• Today
    March 19

  • 04:28 PM

Reaping what we sow


Added 10 August 2017


IT SEEMS THAT some Barbadians are hell bent on destroying their own country. Can you imagine the news all over the world today because of a few lawless persons?

The parallels with Jamaica’s decline into utter decadence is striking – irresponsible women and men who refuse to parent their children and object to teachers disciplining them, absentee fathers, grandparents who refuse to assist with the rearing of children because that would curtail their social activities, women who bring men into their homes to get financial support and end up prostituting their children, lack of any moral integrity, and poverty are some of the reasons for Barbados’ downward slide into what transpired on Kadooment Day.

What kind of animal shoots into a crowd? In the United States that behaviour is called terrorism.

Jamaica lost one of its major foreign exchange earners (Reggae Sunsplash) because of lawlessness on the part of hoodlums, and yet I have never heard of 21 people being shot at that festival. (I am not sure.) Later, Reggae Sumfest also suffered great injustice because of drugs and gun play.

Why should the criminal (some of whose mothers and girlfriends know they carry unlicensed weapons) be protected from the ultimate punishment when they commit murder?

Why punish society by having us fund their holiday in prison? Do you really think prison is punishment for all criminals? 

The Attorney General often argues that capital punishment hadn’t improved the crime situation in Trinidad and Tobago after they applied it en masse to a group of murderers.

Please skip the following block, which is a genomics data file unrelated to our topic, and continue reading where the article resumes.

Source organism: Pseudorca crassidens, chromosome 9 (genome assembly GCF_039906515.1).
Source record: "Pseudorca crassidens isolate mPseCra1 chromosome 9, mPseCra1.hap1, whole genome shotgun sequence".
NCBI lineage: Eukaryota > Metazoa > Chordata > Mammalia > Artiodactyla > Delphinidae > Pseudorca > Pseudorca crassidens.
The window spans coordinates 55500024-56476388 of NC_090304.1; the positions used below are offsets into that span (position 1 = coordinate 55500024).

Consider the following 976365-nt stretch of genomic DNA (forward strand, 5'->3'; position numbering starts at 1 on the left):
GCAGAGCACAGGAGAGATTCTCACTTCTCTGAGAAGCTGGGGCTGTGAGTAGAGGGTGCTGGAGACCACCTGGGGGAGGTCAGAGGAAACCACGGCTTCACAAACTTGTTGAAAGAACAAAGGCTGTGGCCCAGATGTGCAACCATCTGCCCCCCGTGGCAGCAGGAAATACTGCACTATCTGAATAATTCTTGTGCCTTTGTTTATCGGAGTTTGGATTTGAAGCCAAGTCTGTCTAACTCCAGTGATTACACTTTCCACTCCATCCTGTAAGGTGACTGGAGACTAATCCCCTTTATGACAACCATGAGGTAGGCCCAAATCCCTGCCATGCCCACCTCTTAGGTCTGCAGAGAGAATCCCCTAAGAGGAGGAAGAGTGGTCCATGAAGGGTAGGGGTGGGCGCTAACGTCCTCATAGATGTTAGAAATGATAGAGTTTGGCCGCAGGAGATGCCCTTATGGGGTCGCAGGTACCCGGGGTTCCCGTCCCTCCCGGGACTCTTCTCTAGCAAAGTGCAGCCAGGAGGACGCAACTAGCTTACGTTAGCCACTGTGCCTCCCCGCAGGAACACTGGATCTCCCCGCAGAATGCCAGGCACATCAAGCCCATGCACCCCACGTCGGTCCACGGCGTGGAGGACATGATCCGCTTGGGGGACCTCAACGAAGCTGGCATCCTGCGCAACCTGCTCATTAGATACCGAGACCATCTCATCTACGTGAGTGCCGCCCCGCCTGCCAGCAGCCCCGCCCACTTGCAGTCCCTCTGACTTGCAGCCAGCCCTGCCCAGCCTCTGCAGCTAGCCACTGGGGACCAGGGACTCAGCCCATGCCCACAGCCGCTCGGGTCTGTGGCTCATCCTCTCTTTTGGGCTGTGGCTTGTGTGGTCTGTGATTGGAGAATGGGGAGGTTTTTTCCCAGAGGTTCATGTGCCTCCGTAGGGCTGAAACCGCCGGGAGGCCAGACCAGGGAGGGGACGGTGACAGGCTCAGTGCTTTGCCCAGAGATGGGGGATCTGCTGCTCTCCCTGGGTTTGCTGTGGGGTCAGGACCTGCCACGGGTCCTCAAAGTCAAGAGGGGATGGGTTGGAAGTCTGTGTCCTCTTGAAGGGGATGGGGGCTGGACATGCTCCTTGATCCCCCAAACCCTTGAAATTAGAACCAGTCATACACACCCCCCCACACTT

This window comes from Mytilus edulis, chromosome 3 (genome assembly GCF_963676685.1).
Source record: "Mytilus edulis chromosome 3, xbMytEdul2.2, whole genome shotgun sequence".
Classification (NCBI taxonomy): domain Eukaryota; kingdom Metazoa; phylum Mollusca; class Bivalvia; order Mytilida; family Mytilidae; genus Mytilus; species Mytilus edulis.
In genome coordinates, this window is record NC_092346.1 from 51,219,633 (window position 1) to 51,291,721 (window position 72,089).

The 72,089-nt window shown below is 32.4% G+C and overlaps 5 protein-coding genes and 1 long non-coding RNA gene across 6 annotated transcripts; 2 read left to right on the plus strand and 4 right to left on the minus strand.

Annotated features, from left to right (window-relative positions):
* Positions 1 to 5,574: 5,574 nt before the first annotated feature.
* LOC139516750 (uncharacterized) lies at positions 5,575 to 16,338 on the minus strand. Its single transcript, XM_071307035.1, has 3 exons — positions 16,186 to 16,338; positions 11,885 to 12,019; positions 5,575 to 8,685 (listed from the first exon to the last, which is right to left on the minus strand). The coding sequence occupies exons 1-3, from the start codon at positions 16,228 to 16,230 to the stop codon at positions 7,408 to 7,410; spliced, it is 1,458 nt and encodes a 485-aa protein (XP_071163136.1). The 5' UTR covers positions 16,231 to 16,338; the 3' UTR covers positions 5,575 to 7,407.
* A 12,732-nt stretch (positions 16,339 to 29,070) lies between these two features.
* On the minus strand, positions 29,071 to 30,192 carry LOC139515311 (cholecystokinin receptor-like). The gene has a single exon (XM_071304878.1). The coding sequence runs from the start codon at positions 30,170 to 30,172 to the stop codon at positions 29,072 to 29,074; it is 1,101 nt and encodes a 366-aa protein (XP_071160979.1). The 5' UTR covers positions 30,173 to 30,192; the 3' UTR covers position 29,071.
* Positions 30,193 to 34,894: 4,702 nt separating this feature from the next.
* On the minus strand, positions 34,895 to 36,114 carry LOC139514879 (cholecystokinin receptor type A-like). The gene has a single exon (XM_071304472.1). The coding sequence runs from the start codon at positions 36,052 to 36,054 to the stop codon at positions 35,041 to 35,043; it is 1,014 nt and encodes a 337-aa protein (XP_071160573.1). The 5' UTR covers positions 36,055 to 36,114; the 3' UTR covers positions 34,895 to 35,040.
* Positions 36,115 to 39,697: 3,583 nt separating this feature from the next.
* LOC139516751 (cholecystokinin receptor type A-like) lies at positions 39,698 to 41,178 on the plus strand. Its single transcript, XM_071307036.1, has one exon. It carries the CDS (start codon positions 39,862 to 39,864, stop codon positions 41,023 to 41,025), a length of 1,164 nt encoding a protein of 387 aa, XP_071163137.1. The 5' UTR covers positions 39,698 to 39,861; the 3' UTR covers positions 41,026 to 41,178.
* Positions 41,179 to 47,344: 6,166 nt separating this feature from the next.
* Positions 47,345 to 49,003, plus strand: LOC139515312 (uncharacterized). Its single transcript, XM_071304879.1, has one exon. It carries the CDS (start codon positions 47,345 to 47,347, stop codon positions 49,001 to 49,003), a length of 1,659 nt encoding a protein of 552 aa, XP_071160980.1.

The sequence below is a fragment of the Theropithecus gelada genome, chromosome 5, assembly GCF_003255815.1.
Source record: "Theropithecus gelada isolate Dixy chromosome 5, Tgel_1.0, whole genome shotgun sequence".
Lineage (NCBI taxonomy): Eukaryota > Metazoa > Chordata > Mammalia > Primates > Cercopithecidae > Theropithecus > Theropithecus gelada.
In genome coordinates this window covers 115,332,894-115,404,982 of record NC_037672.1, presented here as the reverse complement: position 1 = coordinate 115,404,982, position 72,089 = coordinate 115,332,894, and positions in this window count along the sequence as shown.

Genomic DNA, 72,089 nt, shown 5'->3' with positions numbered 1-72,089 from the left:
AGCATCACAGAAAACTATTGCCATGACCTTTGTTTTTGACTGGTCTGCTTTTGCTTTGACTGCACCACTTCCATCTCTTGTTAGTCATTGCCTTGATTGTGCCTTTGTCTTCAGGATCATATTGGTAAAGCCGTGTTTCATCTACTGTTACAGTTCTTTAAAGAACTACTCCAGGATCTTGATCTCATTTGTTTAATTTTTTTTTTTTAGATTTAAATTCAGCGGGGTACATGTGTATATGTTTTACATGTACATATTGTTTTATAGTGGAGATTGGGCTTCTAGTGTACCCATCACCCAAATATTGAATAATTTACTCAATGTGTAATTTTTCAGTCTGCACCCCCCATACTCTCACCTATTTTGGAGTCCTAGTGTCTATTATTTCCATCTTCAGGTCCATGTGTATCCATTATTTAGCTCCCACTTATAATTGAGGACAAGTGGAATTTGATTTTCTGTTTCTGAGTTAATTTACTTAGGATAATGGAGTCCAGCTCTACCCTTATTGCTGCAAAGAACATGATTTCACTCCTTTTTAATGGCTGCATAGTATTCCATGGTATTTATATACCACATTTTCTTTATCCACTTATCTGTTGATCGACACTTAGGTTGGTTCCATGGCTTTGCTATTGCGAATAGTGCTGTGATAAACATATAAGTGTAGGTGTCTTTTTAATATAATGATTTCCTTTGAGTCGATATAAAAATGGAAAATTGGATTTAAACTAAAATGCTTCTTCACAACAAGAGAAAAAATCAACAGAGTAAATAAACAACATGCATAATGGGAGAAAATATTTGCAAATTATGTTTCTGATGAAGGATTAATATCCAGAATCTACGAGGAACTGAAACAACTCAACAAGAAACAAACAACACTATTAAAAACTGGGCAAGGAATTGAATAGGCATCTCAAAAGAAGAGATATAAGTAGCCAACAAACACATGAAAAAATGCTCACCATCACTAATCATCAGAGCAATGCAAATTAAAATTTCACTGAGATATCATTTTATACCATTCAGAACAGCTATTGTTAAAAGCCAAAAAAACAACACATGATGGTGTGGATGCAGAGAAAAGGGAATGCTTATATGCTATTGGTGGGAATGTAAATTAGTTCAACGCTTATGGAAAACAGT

Maybe if they had kept doing it, some criminals would be more hesitant to use a gun to settle disputes. After all, the criminals shouldn’t have more rights than law-abiding citizens.

We need to realise that the homes, schools, churches and other civic groups must pay attention to our children as they develop, because we reap whatever we sow.



Dos and Donts

Welcome to our discussion forum here on nationnews.com. We encourage lively debate, but we also urge you to take note of the following:

  • Stay on topic – This helps keep the thread focused on the discussion at hand. If you would like to discuss another topic, look for a relevant article.
  • Be respectful – Meeting differences of opinion with civil discussion encourages multiple perspectives and a positive commenting environment.
  • Do not type in capitals – In addition to being considered “shouting” it is also difficult to read.
  • All comments will be moderated – Given the volume of comments each day, this may take some time. So please be patient.
  • We reserve the right to remove comments – Comments that we find to be abusive, spam, libellous, hateful, off-topic or harassing may be removed.
  • Reproduction of comments – Some of your comments may be reproduced on the website or in our daily newspapers. We will use the handle, not your email address.
  • Do not advertise – Please contact our Advertising Department.
  • Contact our Online Editor if you have questions or concerns.
  • Read our full Commenting Policy and Terms of Use.
comments powered by Disqus




Do you think there should be tougher penalties for those found guilty of acts of cruelty to children? The penalty is currently $120 or one year in prison.